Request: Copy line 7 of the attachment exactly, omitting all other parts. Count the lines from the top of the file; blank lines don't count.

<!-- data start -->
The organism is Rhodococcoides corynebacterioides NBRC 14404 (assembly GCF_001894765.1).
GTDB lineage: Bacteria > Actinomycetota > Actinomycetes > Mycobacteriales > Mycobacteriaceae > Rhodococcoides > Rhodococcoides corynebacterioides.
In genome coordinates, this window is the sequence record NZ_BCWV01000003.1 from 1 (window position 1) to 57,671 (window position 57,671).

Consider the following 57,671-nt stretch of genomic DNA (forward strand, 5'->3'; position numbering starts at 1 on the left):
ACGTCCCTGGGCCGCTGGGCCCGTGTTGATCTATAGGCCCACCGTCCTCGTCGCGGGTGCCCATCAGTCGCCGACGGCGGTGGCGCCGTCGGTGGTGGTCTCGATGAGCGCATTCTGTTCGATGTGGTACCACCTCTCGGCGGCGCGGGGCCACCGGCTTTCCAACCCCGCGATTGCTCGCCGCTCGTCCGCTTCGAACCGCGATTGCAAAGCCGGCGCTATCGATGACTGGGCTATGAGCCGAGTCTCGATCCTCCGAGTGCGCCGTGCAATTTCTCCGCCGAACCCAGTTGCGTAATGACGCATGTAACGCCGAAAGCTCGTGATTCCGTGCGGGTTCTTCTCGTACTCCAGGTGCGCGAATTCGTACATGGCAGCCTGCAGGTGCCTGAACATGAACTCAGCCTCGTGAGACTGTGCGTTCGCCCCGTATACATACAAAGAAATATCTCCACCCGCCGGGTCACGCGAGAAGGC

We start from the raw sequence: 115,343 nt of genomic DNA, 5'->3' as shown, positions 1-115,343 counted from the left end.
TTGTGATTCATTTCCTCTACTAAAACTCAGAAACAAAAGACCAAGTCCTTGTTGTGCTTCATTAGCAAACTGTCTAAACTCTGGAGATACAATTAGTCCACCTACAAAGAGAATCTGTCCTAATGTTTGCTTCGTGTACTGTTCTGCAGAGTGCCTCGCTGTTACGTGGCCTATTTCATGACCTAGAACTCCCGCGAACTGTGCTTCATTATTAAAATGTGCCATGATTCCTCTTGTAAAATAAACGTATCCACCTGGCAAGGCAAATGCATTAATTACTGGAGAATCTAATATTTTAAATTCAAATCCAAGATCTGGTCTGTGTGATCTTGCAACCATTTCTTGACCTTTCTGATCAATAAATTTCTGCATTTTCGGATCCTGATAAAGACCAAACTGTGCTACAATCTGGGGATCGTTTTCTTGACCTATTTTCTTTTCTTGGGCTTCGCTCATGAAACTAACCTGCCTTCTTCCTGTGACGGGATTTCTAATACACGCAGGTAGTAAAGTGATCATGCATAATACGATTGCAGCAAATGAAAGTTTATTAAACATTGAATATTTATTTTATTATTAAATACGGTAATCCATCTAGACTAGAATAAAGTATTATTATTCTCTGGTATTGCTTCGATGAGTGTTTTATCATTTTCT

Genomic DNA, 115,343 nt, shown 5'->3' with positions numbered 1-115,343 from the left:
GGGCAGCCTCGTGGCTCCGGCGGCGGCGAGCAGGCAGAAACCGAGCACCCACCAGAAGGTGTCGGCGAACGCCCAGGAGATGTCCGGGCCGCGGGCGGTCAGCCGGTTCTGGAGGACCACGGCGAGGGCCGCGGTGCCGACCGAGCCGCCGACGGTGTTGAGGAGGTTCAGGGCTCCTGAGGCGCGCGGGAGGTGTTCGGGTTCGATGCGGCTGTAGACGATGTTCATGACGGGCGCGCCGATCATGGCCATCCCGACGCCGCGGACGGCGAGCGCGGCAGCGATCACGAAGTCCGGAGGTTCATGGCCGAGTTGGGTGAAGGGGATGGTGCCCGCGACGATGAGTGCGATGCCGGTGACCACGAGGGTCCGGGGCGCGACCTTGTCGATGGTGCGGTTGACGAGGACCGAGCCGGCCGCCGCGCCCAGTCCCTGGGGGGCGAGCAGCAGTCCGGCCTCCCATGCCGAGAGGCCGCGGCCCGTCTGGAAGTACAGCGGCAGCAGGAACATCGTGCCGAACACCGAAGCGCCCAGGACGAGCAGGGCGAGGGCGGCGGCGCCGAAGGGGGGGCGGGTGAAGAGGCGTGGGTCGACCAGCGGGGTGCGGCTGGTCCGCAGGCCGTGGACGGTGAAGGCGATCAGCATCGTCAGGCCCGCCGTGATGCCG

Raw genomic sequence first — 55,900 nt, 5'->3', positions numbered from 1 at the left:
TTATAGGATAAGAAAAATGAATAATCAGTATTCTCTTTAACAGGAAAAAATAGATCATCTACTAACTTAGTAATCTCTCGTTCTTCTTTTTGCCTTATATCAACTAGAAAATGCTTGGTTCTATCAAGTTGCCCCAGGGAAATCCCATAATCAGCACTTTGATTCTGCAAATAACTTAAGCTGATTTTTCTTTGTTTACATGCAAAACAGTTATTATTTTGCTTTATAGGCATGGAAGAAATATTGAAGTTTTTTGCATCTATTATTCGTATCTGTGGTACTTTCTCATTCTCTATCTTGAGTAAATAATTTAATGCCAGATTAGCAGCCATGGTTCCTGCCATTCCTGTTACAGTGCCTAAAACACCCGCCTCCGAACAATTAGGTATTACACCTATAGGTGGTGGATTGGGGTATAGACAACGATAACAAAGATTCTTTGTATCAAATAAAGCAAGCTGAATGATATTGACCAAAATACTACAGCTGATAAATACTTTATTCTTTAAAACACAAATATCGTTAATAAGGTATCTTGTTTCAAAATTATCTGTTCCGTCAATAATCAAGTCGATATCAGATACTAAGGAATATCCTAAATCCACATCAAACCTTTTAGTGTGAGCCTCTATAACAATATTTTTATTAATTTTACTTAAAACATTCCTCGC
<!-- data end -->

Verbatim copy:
TTGTGATTCATTTCCTCTACTAAAACTCAGAAACAAAAGACCAAGTCCTTGTTGTGCTTCATTAGCAAACTGTCTAAACTCTGGAGATACAATTAGTCCACCTACAAAGAGAATCTGTCCTAATGTTTGCTTCGTGTACTGTTCTGCAGAGTGCCTCGCTGTTACGTGGCCTATTTCATGACCTAGAACTCCCGCGAACTGTGCTTCATTATTAAAATGTGCCATGATTCCTCTTGTAAAATAAACGTATCCACCTGGCAAGGCAAATGCATTAATTACTGGAGAATCTAATATTTTAAATTCAAATCCAAGATCTGGTCTGTGTGATCTTGCAACCATTTCTTGACCTTTCTGATCAATAAATTTCTGCATTTTCGGATCCTGATAAAGACCAAACTGTGCTACAATCTGGGGATCGTTTTCTTGACCTATTTTCTTTTCTTGGGCTTCGCTCATGAAACTAACCTGCCTTCTTCCTGTGACGGGATTTCTAATACACGCAGGTAGTAAAGTGATCATGCATAATACGATTGCAGCAAATGAAAGTTTATTAAACATTGAATATTTATTTTATTATTAAATACGGTAATCCATCTAGACTAGAATAAAGTATTATTATTCTCTGGTATTGCTTCGATGAGTGTTTTATCATTTTCT